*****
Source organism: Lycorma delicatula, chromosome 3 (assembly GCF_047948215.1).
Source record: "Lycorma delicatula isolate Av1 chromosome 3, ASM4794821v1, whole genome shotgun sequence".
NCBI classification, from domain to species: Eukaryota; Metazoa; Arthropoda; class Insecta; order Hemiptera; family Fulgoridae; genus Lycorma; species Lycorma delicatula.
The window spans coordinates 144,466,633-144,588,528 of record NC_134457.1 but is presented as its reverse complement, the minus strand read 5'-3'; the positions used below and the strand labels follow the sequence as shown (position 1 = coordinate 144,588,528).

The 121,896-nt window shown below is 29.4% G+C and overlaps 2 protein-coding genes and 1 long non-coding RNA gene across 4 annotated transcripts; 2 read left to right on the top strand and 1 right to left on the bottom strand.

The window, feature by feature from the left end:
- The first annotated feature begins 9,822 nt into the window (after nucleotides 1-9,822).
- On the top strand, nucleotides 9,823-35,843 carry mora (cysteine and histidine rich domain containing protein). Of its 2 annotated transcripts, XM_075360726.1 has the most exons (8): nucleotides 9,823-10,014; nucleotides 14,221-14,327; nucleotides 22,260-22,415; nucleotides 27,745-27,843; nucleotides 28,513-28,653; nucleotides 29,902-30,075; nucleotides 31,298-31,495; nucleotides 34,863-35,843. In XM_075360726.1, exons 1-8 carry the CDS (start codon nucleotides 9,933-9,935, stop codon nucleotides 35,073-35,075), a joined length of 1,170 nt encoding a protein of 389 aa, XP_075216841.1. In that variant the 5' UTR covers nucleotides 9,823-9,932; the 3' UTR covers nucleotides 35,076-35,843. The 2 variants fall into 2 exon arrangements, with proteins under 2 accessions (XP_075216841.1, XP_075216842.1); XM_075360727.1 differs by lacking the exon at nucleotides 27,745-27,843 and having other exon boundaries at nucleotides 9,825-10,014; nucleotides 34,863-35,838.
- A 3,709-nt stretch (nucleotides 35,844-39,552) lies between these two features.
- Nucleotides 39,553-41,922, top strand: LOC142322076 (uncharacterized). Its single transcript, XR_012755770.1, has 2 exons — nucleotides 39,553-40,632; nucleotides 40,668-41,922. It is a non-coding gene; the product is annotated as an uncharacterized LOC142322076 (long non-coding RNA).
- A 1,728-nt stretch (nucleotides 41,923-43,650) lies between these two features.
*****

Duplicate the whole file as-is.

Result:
Source organism: Lycorma delicatula, chromosome 3 (assembly GCF_047948215.1).
Source record: "Lycorma delicatula isolate Av1 chromosome 3, ASM4794821v1, whole genome shotgun sequence".
NCBI classification, from domain to species: Eukaryota; Metazoa; Arthropoda; class Insecta; order Hemiptera; family Fulgoridae; genus Lycorma; species Lycorma delicatula.
The window spans coordinates 144,466,633-144,588,528 of record NC_134457.1 but is presented as its reverse complement, the minus strand read 5'-3'; the positions used below and the strand labels follow the sequence as shown (position 1 = coordinate 144,588,528).

The 121,896-nt window shown below is 29.4% G+C and overlaps 2 protein-coding genes and 1 long non-coding RNA gene across 4 annotated transcripts; 2 read left to right on the top strand and 1 right to left on the bottom strand.

The window, feature by feature from the left end:
- The first annotated feature begins 9,822 nt into the window (after nucleotides 1-9,822).
- On the top strand, nucleotides 9,823-35,843 carry mora (cysteine and histidine rich domain containing protein). Of its 2 annotated transcripts, XM_075360726.1 has the most exons (8): nucleotides 9,823-10,014; nucleotides 14,221-14,327; nucleotides 22,260-22,415; nucleotides 27,745-27,843; nucleotides 28,513-28,653; nucleotides 29,902-30,075; nucleotides 31,298-31,495; nucleotides 34,863-35,843. In XM_075360726.1, exons 1-8 carry the CDS (start codon nucleotides 9,933-9,935, stop codon nucleotides 35,073-35,075), a joined length of 1,170 nt encoding a protein of 389 aa, XP_075216841.1. In that variant the 5' UTR covers nucleotides 9,823-9,932; the 3' UTR covers nucleotides 35,076-35,843. The 2 variants fall into 2 exon arrangements, with proteins under 2 accessions (XP_075216841.1, XP_075216842.1); XM_075360727.1 differs by lacking the exon at nucleotides 27,745-27,843 and having other exon boundaries at nucleotides 9,825-10,014; nucleotides 34,863-35,838.
- A 3,709-nt stretch (nucleotides 35,844-39,552) lies between these two features.
- Nucleotides 39,553-41,922, top strand: LOC142322076 (uncharacterized). Its single transcript, XR_012755770.1, has 2 exons — nucleotides 39,553-40,632; nucleotides 40,668-41,922. It is a non-coding gene; the product is annotated as an uncharacterized LOC142322076 (long non-coding RNA).
- A 1,728-nt stretch (nucleotides 41,923-43,650) lies between these two features.